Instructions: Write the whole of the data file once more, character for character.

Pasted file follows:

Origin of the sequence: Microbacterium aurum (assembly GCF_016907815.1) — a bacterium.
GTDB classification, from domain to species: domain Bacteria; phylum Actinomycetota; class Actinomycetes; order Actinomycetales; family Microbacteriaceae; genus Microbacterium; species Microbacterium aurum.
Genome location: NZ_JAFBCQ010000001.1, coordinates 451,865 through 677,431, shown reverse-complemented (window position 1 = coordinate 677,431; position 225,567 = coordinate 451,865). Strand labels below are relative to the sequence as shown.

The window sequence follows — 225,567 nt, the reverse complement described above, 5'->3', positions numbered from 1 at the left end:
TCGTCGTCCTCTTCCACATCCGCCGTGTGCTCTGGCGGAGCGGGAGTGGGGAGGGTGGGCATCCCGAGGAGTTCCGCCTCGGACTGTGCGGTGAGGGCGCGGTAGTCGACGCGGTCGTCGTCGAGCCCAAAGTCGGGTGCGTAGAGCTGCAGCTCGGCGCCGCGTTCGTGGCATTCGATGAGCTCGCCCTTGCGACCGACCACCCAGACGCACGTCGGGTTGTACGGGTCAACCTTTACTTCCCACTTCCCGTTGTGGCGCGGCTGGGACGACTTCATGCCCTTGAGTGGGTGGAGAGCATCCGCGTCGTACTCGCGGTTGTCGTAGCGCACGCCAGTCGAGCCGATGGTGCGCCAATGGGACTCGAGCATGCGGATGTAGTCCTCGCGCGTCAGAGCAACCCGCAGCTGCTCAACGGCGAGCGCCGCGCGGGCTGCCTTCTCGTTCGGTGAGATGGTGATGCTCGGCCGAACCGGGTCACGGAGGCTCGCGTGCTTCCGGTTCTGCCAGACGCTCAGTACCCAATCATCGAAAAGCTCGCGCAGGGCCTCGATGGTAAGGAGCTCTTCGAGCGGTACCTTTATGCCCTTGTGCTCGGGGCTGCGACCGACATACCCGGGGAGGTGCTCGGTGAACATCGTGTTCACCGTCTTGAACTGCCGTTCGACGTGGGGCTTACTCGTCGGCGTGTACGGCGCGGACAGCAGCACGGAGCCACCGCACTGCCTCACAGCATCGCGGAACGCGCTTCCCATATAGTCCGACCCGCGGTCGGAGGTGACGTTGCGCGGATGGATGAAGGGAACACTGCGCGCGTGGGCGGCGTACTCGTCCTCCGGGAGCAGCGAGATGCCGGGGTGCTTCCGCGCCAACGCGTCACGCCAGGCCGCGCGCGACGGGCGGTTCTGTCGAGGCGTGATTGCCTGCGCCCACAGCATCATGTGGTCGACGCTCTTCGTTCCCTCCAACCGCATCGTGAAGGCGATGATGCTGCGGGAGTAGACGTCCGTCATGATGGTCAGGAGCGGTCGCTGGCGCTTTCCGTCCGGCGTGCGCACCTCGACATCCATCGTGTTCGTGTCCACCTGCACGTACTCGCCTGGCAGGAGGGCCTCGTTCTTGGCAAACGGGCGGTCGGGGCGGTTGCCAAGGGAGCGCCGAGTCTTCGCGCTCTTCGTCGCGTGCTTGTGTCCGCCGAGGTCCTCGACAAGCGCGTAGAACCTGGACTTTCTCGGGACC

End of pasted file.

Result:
Origin of the sequence: Microbacterium aurum (assembly GCF_016907815.1) — a bacterium.
GTDB classification, from domain to species: domain Bacteria; phylum Actinomycetota; class Actinomycetes; order Actinomycetales; family Microbacteriaceae; genus Microbacterium; species Microbacterium aurum.
Genome location: NZ_JAFBCQ010000001.1, coordinates 451,865 through 677,431, shown reverse-complemented (window position 1 = coordinate 677,431; position 225,567 = coordinate 451,865). Strand labels below are relative to the sequence as shown.

The window sequence follows — 225,567 nt, the reverse complement described above, 5'->3', positions numbered from 1 at the left end:
TCGTCGTCCTCTTCCACATCCGCCGTGTGCTCTGGCGGAGCGGGAGTGGGGAGGGTGGGCATCCCGAGGAGTTCCGCCTCGGACTGTGCGGTGAGGGCGCGGTAGTCGACGCGGTCGTCGTCGAGCCCAAAGTCGGGTGCGTAGAGCTGCAGCTCGGCGCCGCGTTCGTGGCATTCGATGAGCTCGCCCTTGCGACCGACCACCCAGACGCACGTCGGGTTGTACGGGTCAACCTTTACTTCCCACTTCCCGTTGTGGCGCGGCTGGGACGACTTCATGCCCTTGAGTGGGTGGAGAGCATCCGCGTCGTACTCGCGGTTGTCGTAGCGCACGCCAGTCGAGCCGATGGTGCGCCAATGGGACTCGAGCATGCGGATGTAGTCCTCGCGCGTCAGAGCAACCCGCAGCTGCTCAACGGCGAGCGCCGCGCGGGCTGCCTTCTCGTTCGGTGAGATGGTGATGCTCGGCCGAACCGGGTCACGGAGGCTCGCGTGCTTCCGGTTCTGCCAGACGCTCAGTACCCAATCATCGAAAAGCTCGCGCAGGGCCTCGATGGTAAGGAGCTCTTCGAGCGGTACCTTTATGCCCTTGTGCTCGGGGCTGCGACCGACATACCCGGGGAGGTGCTCGGTGAACATCGTGTTCACCGTCTTGAACTGCCGTTCGACGTGGGGCTTACTCGTCGGCGTGTACGGCGCGGACAGCAGCACGGAGCCACCGCACTGCCTCACAGCATCGCGGAACGCGCTTCCCATATAGTCCGACCCGCGGTCGGAGGTGACGTTGCGCGGATGGATGAAGGGAACACTGCGCGCGTGGGCGGCGTACTCGTCCTCCGGGAGCAGCGAGATGCCGGGGTGCTTCCGCGCCAACGCGTCACGCCAGGCCGCGCGCGACGGGCGGTTCTGTCGAGGCGTGATTGCCTGCGCCCACAGCATCATGTGGTCGACGCTCTTCGTTCCCTCCAACCGCATCGTGAAGGCGATGATGCTGCGGGAGTAGACGTCCGTCATGATGGTCAGGAGCGGTCGCTGGCGCTTTCCGTCCGGCGTGCGCACCTCGACATCCATCGTGTTCGTGTCCACCTGCACGTACTCGCCTGGCAGGAGGGCCTCGTTCTTGGCAAACGGGCGGTCGGGGCGGTTGCCAAGGGAGCGCCGAGTCTTCGCGCTCTTCGTCGCGTGCTTGTGTCCGCCGAGGTCCTCGACAAGCGCGTAGAACCTGGACTTTCTCGGGACC